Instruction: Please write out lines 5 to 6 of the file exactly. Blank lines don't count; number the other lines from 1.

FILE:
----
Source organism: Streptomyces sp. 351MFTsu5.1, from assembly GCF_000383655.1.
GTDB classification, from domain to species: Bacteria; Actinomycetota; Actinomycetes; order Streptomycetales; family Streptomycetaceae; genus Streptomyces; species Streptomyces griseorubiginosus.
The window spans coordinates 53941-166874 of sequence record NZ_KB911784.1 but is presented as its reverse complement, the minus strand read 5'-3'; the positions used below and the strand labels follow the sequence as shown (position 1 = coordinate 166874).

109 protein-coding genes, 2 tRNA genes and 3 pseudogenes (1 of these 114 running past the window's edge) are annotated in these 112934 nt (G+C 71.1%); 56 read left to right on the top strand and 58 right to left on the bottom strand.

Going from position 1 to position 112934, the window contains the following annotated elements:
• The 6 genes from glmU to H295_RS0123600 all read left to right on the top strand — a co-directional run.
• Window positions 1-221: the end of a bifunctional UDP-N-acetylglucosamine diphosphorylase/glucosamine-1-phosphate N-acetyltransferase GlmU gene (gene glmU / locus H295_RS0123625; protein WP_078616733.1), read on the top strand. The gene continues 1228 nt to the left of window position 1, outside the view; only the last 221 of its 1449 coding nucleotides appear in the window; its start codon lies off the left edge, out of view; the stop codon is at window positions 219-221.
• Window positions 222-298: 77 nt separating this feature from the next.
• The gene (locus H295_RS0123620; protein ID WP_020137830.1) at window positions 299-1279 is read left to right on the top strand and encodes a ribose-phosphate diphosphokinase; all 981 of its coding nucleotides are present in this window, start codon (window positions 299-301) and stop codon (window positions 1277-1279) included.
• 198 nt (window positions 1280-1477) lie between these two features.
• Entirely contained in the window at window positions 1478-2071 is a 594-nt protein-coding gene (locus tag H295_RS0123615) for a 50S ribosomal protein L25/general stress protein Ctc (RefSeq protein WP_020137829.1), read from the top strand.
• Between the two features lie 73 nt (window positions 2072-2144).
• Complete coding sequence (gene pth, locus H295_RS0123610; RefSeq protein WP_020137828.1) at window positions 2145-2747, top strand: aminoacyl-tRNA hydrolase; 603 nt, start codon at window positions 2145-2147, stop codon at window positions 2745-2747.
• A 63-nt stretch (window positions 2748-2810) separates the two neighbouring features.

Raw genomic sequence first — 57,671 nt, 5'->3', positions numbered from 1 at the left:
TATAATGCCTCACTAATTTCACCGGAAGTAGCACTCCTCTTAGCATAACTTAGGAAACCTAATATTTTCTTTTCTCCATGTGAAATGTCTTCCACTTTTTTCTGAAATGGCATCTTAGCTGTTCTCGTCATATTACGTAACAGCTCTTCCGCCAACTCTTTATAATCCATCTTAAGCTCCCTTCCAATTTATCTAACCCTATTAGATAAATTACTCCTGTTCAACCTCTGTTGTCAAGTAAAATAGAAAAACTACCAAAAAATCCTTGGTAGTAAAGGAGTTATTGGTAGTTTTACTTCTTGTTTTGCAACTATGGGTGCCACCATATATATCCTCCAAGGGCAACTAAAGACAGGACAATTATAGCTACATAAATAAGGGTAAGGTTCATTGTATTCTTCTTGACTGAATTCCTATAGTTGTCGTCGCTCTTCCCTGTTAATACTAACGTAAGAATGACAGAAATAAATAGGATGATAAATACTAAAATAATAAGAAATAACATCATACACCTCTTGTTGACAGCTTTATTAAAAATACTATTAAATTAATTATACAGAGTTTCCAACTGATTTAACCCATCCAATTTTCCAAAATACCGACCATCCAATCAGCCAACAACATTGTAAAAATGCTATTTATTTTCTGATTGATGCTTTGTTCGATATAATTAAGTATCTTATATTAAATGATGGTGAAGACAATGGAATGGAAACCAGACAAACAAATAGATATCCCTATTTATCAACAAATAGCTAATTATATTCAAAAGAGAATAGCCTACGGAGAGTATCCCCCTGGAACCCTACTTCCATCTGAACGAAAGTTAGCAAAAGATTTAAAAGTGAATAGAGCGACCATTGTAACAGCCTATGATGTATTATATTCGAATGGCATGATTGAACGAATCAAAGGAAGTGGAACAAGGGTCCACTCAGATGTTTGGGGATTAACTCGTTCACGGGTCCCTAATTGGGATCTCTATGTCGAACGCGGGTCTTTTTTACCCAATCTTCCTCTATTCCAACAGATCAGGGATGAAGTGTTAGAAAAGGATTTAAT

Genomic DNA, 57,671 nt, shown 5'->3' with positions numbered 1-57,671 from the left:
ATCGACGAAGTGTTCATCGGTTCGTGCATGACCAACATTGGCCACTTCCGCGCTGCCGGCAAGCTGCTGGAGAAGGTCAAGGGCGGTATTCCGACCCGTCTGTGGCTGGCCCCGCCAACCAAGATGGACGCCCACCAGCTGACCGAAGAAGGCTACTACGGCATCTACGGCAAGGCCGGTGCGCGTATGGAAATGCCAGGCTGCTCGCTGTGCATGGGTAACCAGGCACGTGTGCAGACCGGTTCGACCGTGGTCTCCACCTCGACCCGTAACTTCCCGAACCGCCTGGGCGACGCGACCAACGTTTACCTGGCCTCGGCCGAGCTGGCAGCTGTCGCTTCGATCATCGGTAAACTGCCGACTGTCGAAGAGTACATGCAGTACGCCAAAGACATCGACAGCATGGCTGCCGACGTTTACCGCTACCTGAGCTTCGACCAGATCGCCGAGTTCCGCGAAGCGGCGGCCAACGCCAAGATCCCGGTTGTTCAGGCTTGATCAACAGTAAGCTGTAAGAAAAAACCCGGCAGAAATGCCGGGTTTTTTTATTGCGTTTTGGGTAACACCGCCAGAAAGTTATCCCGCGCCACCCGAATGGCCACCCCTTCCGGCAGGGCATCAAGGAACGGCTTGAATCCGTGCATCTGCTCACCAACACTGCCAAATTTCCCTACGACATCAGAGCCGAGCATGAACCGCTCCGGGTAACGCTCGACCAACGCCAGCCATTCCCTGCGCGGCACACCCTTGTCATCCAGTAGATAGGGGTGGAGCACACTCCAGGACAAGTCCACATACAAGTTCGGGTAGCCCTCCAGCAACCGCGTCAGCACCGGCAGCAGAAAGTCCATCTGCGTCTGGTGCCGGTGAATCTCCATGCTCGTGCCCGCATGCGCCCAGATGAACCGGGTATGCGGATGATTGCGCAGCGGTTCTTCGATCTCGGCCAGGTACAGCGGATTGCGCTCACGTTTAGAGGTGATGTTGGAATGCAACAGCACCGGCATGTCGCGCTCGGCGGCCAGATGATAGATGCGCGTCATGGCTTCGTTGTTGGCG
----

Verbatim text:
Going from position 1 to position 112934, the window contains the following annotated elements:
• The 6 genes from glmU to H295_RS0123600 all read left to right on the top strand — a co-directional run.